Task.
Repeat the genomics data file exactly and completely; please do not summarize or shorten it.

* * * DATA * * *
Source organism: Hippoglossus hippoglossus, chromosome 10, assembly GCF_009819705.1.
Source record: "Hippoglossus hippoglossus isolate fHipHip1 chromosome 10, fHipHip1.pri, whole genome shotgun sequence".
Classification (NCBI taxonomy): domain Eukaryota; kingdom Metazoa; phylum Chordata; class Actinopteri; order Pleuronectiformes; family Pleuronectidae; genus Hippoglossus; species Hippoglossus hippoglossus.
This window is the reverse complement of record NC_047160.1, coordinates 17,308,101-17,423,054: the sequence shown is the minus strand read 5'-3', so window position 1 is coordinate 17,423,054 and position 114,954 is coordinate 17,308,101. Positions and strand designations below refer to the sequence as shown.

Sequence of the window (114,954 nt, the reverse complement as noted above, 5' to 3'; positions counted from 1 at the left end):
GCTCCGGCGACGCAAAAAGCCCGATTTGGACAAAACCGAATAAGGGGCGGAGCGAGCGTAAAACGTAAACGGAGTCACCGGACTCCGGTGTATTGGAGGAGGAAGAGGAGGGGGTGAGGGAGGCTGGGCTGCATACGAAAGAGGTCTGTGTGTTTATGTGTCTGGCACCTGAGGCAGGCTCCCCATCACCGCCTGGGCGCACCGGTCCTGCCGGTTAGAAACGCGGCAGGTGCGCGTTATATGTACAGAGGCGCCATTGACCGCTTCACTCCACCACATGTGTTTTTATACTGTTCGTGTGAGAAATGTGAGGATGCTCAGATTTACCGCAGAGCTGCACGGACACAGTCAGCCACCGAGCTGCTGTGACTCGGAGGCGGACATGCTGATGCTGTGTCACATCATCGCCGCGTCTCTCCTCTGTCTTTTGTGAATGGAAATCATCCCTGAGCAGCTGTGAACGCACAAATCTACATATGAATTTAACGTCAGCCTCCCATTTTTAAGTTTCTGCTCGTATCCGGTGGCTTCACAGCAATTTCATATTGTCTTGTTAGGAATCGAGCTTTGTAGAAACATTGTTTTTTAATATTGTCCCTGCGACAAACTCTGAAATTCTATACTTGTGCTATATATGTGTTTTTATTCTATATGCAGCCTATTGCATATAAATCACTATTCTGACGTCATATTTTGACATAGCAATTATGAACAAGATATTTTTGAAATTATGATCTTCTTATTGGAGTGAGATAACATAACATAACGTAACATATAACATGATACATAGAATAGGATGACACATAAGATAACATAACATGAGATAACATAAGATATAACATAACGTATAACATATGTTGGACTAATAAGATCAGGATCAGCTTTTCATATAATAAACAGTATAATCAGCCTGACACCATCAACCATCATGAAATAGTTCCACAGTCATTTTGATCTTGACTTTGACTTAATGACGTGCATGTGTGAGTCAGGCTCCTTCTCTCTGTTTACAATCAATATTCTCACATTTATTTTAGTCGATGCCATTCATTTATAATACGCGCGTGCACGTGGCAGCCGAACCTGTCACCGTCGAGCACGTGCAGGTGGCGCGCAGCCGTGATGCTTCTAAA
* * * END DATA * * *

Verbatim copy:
Source organism: Hippoglossus hippoglossus, chromosome 10, assembly GCF_009819705.1.
Source record: "Hippoglossus hippoglossus isolate fHipHip1 chromosome 10, fHipHip1.pri, whole genome shotgun sequence".
Classification (NCBI taxonomy): domain Eukaryota; kingdom Metazoa; phylum Chordata; class Actinopteri; order Pleuronectiformes; family Pleuronectidae; genus Hippoglossus; species Hippoglossus hippoglossus.
This window is the reverse complement of record NC_047160.1, coordinates 17,308,101-17,423,054: the sequence shown is the minus strand read 5'-3', so window position 1 is coordinate 17,423,054 and position 114,954 is coordinate 17,308,101. Positions and strand designations below refer to the sequence as shown.

Sequence of the window (114,954 nt, the reverse complement as noted above, 5' to 3'; positions counted from 1 at the left end):
GCTCCGGCGACGCAAAAAGCCCGATTTGGACAAAACCGAATAAGGGGCGGAGCGAGCGTAAAACGTAAACGGAGTCACCGGACTCCGGTGTATTGGAGGAGGAAGAGGAGGGGGTGAGGGAGGCTGGGCTGCATACGAAAGAGGTCTGTGTGTTTATGTGTCTGGCACCTGAGGCAGGCTCCCCATCACCGCCTGGGCGCACCGGTCCTGCCGGTTAGAAACGCGGCAGGTGCGCGTTATATGTACAGAGGCGCCATTGACCGCTTCACTCCACCACATGTGTTTTTATACTGTTCGTGTGAGAAATGTGAGGATGCTCAGATTTACCGCAGAGCTGCACGGACACAGTCAGCCACCGAGCTGCTGTGACTCGGAGGCGGACATGCTGATGCTGTGTCACATCATCGCCGCGTCTCTCCTCTGTCTTTTGTGAATGGAAATCATCCCTGAGCAGCTGTGAACGCACAAATCTACATATGAATTTAACGTCAGCCTCCCATTTTTAAGTTTCTGCTCGTATCCGGTGGCTTCACAGCAATTTCATATTGTCTTGTTAGGAATCGAGCTTTGTAGAAACATTGTTTTTTAATATTGTCCCTGCGACAAACTCTGAAATTCTATACTTGTGCTATATATGTGTTTTTATTCTATATGCAGCCTATTGCATATAAATCACTATTCTGACGTCATATTTTGACATAGCAATTATGAACAAGATATTTTTGAAATTATGATCTTCTTATTGGAGTGAGATAACATAACATAACGTAACATATAACATGATACATAGAATAGGATGACACATAAGATAACATAACATGAGATAACATAAGATATAACATAACGTATAACATATGTTGGACTAATAAGATCAGGATCAGCTTTTCATATAATAAACAGTATAATCAGCCTGACACCATCAACCATCATGAAATAGTTCCACAGTCATTTTGATCTTGACTTTGACTTAATGACGTGCATGTGTGAGTCAGGCTCCTTCTCTCTGTTTACAATCAATATTCTCACATTTATTTTAGTCGATGCCATTCATTTATAATACGCGCGTGCACGTGGCAGCCGAACCTGTCACCGTCGAGCACGTGCAGGTGGCGCGCAGCCGTGATGCTTCTAAA